Faculty reflected on unconscious biases in the classroom and its effects on students during a “How to Be Anti-Racist” workshop on Tuesday.
Terri Patchen, a professor in the College of Education, and Edward Robinson, a lecturer in African American studies, led the workshop with Cal State Fullerton’s Faculty Development Center.
“After the murder of George Floyd, we just saw a big swell of interest, not necessarily interested, but asking about books, resources and stuff as well,” Robinson said.
The workshop enrollment usually maxed out around 20 participants, but enrollment doubled this time around, Patchen said.
Robinson said that unconscious biases can take place when a professor unconsciously categorizes a student based on their clothes, speech or other factors.
Susan Sy, a psychology professor, shared her own experience with unconscious bias when trying to implement Proctorio into her classroom and not realizing the effect it had on certain students. Particularly, students without a quiet, empty place to take exams at home.
“It’s not necessarily directly related to race, but it is an unconscious bias that may be indirectly related to it,” Sy said.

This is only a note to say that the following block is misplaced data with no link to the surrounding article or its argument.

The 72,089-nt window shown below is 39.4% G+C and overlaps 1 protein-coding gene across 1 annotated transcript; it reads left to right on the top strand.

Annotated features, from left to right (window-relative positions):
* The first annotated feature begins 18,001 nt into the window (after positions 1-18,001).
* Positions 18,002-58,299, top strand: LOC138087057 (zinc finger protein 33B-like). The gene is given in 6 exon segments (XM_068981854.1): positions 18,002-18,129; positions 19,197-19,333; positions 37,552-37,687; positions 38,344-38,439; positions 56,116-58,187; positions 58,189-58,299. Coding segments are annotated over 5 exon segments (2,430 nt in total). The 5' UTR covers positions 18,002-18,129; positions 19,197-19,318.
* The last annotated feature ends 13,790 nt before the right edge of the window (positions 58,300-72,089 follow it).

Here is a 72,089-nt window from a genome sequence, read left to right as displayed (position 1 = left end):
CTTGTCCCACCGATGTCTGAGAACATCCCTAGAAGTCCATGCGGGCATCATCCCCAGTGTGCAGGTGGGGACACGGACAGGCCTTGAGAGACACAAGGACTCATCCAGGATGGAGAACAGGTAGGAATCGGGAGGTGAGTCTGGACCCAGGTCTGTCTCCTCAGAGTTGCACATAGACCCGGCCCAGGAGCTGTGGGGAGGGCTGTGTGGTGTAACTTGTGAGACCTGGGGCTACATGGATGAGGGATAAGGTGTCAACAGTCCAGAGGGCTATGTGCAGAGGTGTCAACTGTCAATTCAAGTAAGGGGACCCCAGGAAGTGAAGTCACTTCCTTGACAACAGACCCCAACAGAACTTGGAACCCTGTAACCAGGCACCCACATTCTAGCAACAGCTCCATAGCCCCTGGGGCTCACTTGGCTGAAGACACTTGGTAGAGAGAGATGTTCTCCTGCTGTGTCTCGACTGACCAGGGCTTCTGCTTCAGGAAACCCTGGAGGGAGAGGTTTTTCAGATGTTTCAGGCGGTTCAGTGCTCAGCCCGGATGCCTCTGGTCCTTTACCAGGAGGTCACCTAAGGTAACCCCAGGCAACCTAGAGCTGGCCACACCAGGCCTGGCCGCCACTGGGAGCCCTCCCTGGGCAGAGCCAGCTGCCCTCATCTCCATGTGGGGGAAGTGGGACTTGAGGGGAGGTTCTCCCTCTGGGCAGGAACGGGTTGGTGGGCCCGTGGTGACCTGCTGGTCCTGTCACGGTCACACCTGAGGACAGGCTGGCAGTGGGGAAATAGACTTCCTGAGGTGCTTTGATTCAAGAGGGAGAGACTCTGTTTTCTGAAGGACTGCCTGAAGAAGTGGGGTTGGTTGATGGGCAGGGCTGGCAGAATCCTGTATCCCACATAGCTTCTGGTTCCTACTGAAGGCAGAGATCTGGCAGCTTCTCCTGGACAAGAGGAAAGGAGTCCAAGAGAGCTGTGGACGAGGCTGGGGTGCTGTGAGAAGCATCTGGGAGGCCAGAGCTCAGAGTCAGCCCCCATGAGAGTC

The workshop provided faculty with active steps toward becoming anti-racist educators, and highlighted the ways in which faculty can own up to their own biases, connect to other people’s perspectives and commit to making a change.
Patchen said that one change that can be implemented is through the syllabus.
“There’s a lot of power and possibility in the syllabus,” Patchen said. “You can immediately include a statement on diversity and inclusion on your syllabus.”
Some of this inclusion extends beyond setting an anti-racist agenda on the first day of class and extends into respecting the way that students represent themselves, Robinson said.
He added that supporting correct ethnic terminology and preferred pronouns in the classroom showed his students that he was willing to learn and improve his understanding of inclusion.
Professors and faculty were then posed with the question of how they could foster equitable outcomes in their syllabi.
Katherine Bono, a professor and department chair for child and adolescent studies, said that most of what professionals in the child development field know about children is based on research done on white children, and although there is still some research based on children from other ethnic backgrounds, the imbalance remains.
Bono told faculty that she understood that in the field of childhood development there were cultural inequities and explained how she could better clarify that in her syllabus.
Patchen and Robinson encouraged faculty to create transparency behind assignments.
“I think the numbers of faculty who participated in this workshop today is a testament to the attention and commitment that faculty have to developing and understanding and a capacity to implement anti-racist practices into their courses,” Patchen said.